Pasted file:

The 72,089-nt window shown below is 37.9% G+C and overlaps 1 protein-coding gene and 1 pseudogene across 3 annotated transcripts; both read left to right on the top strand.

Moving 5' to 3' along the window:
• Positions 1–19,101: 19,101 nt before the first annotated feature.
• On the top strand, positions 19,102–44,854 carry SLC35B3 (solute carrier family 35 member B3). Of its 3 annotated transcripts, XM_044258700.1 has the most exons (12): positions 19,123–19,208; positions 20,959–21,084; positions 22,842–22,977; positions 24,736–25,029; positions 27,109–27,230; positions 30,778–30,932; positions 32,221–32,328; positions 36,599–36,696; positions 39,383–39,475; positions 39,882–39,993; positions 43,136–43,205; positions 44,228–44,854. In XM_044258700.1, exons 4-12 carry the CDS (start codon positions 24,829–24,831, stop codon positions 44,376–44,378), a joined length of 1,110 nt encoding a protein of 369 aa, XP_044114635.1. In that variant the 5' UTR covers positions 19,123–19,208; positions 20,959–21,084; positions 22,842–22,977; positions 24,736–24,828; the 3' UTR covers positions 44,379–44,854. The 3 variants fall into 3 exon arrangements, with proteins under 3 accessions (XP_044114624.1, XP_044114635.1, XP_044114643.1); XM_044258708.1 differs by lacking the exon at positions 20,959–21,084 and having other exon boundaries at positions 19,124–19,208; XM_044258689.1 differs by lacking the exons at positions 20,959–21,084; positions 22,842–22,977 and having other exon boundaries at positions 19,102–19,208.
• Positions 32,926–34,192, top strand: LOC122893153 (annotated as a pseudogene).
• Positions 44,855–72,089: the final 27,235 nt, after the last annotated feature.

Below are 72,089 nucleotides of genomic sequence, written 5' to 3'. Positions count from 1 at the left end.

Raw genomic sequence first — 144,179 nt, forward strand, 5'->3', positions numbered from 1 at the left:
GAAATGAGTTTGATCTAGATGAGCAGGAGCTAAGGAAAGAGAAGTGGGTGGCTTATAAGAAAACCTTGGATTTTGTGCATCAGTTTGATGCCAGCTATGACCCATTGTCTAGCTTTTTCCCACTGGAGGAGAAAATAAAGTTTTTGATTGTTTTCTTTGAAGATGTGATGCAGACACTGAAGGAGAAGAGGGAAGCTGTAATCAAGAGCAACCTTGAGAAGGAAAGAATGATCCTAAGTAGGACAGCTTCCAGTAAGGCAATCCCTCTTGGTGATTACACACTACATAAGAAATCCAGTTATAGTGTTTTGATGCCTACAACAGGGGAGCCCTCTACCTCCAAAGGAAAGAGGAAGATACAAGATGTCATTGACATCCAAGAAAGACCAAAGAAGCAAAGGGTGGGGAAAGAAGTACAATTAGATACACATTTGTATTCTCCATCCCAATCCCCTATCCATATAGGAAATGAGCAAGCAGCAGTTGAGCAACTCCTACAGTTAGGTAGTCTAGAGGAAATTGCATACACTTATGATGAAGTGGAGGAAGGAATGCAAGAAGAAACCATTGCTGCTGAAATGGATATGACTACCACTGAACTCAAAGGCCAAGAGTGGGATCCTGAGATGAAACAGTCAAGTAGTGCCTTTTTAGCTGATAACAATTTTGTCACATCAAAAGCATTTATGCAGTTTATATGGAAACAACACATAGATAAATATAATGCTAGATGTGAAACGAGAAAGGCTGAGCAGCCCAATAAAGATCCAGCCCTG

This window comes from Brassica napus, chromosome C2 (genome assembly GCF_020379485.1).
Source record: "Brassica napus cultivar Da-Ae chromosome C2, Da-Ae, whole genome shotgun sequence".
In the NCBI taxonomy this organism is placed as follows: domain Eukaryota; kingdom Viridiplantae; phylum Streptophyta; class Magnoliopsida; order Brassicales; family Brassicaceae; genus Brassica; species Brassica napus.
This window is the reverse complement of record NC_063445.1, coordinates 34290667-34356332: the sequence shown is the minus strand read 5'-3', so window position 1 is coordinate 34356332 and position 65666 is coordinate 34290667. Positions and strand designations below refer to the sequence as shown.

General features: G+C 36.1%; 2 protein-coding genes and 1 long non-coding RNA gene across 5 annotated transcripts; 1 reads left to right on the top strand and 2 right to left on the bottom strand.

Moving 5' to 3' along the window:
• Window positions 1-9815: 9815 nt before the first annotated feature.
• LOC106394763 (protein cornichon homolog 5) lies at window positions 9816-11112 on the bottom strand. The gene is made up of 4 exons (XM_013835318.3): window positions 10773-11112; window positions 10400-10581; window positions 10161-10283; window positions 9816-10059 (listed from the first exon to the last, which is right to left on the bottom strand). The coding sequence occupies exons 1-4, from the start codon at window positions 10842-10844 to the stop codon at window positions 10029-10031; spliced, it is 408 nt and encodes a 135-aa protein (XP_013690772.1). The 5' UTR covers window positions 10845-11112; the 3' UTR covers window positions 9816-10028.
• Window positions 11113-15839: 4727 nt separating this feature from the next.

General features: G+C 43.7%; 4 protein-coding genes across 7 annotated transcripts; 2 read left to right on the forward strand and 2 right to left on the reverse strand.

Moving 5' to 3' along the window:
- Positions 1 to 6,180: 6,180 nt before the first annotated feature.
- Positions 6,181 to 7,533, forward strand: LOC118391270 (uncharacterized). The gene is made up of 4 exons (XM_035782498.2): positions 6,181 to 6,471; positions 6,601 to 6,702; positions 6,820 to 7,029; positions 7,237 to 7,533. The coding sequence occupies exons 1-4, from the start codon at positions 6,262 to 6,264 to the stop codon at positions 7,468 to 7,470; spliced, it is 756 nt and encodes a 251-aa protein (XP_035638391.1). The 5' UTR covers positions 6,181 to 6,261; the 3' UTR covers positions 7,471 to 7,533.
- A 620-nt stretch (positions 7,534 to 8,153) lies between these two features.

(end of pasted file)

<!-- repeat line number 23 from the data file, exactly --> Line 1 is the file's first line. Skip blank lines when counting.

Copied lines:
- A 620-nt stretch (positions 7,534 to 8,153) lies between these two features.